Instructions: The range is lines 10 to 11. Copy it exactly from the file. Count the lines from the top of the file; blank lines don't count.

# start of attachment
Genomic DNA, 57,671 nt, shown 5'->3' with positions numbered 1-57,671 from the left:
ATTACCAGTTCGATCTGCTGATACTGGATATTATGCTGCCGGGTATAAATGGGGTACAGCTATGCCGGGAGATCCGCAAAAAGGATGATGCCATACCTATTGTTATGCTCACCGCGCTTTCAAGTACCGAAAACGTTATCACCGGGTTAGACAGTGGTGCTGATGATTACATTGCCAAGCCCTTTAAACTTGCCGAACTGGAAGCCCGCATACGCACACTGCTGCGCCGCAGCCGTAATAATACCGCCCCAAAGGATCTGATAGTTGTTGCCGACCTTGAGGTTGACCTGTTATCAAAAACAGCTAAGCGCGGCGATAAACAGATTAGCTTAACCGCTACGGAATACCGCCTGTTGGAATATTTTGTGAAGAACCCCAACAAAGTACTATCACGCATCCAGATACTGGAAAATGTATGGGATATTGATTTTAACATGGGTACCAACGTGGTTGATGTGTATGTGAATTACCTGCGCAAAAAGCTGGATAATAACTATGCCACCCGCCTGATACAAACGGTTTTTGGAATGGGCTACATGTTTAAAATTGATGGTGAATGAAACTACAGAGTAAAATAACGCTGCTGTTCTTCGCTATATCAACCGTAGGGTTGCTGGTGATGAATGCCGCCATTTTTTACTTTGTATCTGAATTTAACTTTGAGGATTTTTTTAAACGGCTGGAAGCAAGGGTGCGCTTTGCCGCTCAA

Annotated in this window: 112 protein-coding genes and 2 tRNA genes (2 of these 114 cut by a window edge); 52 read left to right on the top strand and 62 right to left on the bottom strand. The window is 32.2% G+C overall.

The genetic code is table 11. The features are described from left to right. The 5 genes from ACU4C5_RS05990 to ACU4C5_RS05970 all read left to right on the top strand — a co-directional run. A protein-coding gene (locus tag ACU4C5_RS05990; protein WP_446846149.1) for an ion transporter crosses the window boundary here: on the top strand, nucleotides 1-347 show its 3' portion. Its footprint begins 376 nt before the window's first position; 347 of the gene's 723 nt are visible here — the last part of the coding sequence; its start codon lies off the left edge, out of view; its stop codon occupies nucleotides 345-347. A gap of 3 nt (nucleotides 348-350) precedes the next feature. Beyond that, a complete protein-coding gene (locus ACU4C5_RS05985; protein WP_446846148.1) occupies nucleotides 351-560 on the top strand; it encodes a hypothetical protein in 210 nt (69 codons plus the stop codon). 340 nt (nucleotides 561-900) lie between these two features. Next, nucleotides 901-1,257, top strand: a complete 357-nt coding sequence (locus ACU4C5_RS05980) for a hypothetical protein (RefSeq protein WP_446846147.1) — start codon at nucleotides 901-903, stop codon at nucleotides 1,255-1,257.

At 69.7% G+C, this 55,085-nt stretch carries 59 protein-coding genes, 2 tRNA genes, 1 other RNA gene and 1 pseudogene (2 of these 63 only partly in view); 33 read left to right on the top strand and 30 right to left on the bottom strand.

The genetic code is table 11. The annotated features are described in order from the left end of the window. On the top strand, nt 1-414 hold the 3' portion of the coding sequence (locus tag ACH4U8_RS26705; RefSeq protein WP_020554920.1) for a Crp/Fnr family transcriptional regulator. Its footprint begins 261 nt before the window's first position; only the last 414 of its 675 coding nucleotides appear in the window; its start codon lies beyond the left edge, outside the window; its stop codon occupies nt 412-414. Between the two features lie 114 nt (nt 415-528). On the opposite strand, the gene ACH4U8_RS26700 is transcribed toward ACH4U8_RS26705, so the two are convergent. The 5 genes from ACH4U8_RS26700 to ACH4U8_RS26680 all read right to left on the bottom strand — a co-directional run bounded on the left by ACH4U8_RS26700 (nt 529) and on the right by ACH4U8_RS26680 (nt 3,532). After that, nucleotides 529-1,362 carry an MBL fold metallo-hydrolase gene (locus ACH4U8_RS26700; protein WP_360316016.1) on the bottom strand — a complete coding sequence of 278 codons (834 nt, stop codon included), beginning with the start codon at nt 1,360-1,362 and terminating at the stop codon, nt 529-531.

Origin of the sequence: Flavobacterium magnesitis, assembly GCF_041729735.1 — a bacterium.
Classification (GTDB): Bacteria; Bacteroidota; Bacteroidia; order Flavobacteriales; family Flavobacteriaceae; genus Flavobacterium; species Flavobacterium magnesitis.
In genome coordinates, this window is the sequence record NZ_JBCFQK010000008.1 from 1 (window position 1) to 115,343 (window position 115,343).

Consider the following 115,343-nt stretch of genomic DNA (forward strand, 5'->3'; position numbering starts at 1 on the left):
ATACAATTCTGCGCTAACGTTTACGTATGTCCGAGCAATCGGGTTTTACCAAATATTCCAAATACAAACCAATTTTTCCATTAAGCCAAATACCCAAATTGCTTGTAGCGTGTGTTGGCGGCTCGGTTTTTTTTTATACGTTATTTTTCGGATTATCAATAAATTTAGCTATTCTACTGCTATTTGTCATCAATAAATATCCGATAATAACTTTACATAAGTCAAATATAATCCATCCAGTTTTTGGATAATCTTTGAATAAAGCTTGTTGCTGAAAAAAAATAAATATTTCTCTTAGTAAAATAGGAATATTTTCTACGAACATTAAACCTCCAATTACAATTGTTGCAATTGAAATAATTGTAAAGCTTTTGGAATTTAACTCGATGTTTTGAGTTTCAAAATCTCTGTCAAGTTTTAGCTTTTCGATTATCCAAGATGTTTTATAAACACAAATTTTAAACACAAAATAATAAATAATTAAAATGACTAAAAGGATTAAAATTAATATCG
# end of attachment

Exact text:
Consider the following 115,343-nt stretch of genomic DNA (forward strand, 5'->3'; position numbering starts at 1 on the left):
ATACAATTCTGCGCTAACGTTTACGTATGTCCGAGCAATCGGGTTTTACCAAATATTCCAAATACAAACCAATTTTTCCATTAAGCCAAATACCCAAATTGCTTGTAGCGTGTGTTGGCGGCTCGGTTTTTTTTTATACGTTATTTTTCGGATTATCAATAAATTTAGCTATTCTACTGCTATTTGTCATCAATAAATATCCGATAATAACTTTACATAAGTCAAATATAATCCATCCAGTTTTTGGATAATCTTTGAATAAAGCTTGTTGCTGAAAAAAAATAAATATTTCTCTTAGTAAAATAGGAATATTTTCTACGAACATTAAACCTCCAATTACAATTGTTGCAATTGAAATAATTGTAAAGCTTTTGGAATTTAACTCGATGTTTTGAGTTTCAAAATCTCTGTCAAGTTTTAGCTTTTCGATTATCCAAGATGTTTTATAAACACAAATTTTAAACACAAAATAATAAATAATTAAAATGACTAAAAGGATTAAAATTAATATCG